August 4, 2010
by Brian L. Porter
Double Dragon Publishing
Review Posted: 8/4/2010
Requiem for the Ripper is the final installment of a trilogy by Brian L. Porter that also includes: Legacy of the Ripper and A Study in Red.
What is nice about this book is that there are brief excerpts of the two previous books. So in other words even if you did not read those two, and frankly you should anyways, you will be somewhat caught up in time for this third treasure of the trilogy.
The story begins with a Doctor Hemswell who lives in an area called Skerries Rock. One day he gets a strange phone call asking him to discuss something of complete urgency from a William Forbes who was a solicitor of some very strange, but important documents from a certain Jack Reid. Their conversation continues until Hemswell reluctantly agrees to have Forbes come and see him.
What results is a span into Jack Reid's mind, the ripper notes from before and a friend who tries to help both Hemswell and Forbes. Forbes being scared for his life on a constant basis and Hemswell not sure what is going on.
What is fascinating about this last installment, is that Brian L. Porter shows the reader how one can construe things in their mind, how even the slightest doubt of something can make a person almost crazy with fear. No other writer can take you deep into the inner workings of fear as Porter does here.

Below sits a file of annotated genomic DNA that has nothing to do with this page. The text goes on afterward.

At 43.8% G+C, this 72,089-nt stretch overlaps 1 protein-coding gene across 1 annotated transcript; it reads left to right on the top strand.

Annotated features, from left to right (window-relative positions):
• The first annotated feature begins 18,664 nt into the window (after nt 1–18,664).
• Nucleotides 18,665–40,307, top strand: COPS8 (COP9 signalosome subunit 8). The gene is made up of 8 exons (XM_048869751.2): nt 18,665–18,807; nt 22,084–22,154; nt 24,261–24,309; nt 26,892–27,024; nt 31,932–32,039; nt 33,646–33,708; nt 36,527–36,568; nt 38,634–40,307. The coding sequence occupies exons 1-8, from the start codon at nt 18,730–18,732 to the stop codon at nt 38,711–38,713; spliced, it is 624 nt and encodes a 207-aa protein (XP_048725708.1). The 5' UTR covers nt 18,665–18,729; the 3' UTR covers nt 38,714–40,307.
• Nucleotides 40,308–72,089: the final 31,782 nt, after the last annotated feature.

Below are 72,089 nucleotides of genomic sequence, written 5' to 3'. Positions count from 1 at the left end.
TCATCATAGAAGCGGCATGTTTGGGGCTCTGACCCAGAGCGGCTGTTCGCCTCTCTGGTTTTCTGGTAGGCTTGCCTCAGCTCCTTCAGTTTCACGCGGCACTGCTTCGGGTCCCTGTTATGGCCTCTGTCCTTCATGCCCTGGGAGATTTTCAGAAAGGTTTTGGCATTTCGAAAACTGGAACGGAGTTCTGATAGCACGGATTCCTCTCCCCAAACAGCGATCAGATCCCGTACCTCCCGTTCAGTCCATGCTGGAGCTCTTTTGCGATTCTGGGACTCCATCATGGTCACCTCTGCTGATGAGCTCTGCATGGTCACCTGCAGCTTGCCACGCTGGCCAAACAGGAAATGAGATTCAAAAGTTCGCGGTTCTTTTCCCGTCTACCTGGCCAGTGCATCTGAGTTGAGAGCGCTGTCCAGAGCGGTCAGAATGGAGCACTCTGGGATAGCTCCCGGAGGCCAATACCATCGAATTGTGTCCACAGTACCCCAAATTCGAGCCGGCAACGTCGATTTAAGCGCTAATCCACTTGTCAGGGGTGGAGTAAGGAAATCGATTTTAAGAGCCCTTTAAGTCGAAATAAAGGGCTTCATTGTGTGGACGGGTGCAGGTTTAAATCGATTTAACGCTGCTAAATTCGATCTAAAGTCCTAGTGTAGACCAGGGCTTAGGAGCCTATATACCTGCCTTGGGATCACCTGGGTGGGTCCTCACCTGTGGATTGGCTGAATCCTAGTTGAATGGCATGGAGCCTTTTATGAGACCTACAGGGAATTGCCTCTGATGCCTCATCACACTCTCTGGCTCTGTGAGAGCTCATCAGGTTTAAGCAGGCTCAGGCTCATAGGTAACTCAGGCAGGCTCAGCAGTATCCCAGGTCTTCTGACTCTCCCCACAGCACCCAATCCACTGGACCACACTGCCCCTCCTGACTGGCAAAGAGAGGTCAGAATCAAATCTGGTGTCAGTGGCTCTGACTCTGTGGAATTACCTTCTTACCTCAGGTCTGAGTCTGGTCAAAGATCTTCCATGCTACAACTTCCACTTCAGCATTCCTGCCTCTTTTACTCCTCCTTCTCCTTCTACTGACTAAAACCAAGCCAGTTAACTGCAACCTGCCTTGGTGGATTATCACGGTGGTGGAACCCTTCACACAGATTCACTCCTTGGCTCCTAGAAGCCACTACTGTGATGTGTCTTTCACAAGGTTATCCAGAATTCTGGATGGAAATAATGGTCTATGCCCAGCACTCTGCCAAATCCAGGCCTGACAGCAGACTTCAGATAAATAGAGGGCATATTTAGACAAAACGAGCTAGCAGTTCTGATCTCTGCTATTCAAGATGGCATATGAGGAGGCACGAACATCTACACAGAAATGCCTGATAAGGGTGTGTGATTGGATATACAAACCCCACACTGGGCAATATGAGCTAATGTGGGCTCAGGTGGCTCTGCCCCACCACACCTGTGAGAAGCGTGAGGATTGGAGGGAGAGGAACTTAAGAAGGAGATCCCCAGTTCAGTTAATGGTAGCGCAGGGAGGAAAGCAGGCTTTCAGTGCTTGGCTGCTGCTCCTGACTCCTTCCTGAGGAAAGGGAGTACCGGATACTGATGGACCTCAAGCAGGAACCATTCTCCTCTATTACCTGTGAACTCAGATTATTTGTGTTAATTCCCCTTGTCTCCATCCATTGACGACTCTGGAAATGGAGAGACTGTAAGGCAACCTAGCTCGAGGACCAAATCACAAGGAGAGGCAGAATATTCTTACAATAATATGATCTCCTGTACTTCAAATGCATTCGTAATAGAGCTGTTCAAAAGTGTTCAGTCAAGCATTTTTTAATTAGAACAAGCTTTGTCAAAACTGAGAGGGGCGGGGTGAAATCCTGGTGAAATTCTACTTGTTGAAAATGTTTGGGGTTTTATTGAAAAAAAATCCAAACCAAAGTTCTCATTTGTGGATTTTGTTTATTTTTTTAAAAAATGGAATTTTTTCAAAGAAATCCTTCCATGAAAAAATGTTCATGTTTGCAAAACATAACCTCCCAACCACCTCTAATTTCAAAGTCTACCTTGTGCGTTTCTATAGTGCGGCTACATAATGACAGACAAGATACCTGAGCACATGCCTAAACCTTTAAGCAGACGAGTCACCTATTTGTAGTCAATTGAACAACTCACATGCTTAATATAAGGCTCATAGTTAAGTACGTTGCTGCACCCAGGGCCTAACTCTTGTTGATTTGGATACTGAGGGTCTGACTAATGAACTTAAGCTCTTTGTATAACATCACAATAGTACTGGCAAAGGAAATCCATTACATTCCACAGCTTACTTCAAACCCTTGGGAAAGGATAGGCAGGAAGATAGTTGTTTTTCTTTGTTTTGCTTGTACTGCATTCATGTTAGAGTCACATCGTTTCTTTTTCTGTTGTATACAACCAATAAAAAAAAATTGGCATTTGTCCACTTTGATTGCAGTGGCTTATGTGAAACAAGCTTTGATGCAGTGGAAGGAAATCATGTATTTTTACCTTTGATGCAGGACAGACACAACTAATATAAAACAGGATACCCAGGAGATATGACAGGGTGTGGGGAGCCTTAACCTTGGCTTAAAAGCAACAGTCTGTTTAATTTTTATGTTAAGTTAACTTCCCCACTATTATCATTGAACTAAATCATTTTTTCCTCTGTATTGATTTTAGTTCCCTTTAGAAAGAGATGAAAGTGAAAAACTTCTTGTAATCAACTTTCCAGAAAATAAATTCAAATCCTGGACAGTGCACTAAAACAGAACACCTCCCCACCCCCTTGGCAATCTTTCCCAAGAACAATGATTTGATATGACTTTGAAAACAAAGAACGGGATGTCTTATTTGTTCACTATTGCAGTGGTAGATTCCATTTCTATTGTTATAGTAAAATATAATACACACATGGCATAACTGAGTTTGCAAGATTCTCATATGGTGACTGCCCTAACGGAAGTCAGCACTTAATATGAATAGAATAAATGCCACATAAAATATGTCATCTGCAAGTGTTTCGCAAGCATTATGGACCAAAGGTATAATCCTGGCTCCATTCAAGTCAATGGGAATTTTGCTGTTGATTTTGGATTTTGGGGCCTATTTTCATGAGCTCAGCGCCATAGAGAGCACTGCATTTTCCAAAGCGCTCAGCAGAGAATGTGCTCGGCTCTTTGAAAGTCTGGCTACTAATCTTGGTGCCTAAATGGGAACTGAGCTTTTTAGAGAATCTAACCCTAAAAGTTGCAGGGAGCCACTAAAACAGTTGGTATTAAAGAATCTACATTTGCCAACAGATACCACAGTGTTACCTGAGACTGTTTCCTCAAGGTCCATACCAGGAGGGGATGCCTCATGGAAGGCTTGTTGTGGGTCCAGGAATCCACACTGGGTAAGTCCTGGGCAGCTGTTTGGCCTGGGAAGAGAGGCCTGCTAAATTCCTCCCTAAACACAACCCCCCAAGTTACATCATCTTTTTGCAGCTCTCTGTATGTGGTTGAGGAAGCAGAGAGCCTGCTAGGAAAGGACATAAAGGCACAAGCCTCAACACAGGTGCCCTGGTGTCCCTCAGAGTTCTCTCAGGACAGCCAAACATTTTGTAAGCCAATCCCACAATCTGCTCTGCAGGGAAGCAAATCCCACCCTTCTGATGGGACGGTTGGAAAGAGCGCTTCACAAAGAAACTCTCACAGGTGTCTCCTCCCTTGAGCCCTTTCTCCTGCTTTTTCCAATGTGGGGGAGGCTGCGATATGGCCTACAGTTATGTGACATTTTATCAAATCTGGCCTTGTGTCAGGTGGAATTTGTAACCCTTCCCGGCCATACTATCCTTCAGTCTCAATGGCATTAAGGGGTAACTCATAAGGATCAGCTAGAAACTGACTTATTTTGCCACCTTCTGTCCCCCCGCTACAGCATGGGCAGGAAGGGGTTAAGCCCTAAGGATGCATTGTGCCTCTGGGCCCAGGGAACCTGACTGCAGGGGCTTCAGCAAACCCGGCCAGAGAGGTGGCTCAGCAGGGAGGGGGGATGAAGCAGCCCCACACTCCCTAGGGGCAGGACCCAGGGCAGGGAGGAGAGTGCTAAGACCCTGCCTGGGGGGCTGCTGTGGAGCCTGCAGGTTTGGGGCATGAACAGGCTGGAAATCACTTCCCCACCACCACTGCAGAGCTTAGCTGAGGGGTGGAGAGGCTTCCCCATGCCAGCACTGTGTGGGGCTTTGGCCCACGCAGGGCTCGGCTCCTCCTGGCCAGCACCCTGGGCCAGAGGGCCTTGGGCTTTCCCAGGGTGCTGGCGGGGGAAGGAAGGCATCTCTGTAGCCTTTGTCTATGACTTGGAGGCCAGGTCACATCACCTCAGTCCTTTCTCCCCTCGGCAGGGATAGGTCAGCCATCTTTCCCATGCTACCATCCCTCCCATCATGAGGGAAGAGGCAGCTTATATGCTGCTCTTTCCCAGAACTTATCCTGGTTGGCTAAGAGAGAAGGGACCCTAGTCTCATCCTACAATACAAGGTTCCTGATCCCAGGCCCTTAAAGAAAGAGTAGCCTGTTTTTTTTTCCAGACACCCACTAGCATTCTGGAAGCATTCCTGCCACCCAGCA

Requiem for the Ripper is not a disappointment. Grab a copy now, and don't forget to read the other two first. You never know what might be lurking in the shadows.
by John M. Whalen
Pill Hill Press
Review Posted: 8/4/2010
Jack Brand is a man with wisdom, with secrets and a mission. He stands to go against some of the toughest aliens, nomads and worlds. But wait, you've heard this type of story before so you're complaining? Get a grip of yourself. Jack Brand does have some of those same elements, but the execution of these elements are done in such a unique style that one could hardly complain with this story.
Jack Brand starts in the year 2197. Jack is a lone man searching for his sister that was captured by a ruthless bunch. A man with a soul, Jack helps a woman who was captured by a group called the Tulon. He gives the Tulon something in exchange for the woman and frees her. She figures it has to do with the money that her father is giving for a reward, but no, Jack Brand is not that type of person. And this is just the beginning to Jack's adventures.
The world Jack lives is different. He goes amongst the desert in a future world where gas is plenty and oil companies are shutting down. His mission is to find his sister who he feels guilty about her being captured. In the process he comes along old-time foes, new friends, and old jobs that are done as well.
What makes Jack Brand so different from the typical shoot-them-up stories is there is a setting of the future with an old-time western feel to it. You can envision a desert setting, a lone man with his futuristic guns and a thirst for justice in any area he is in.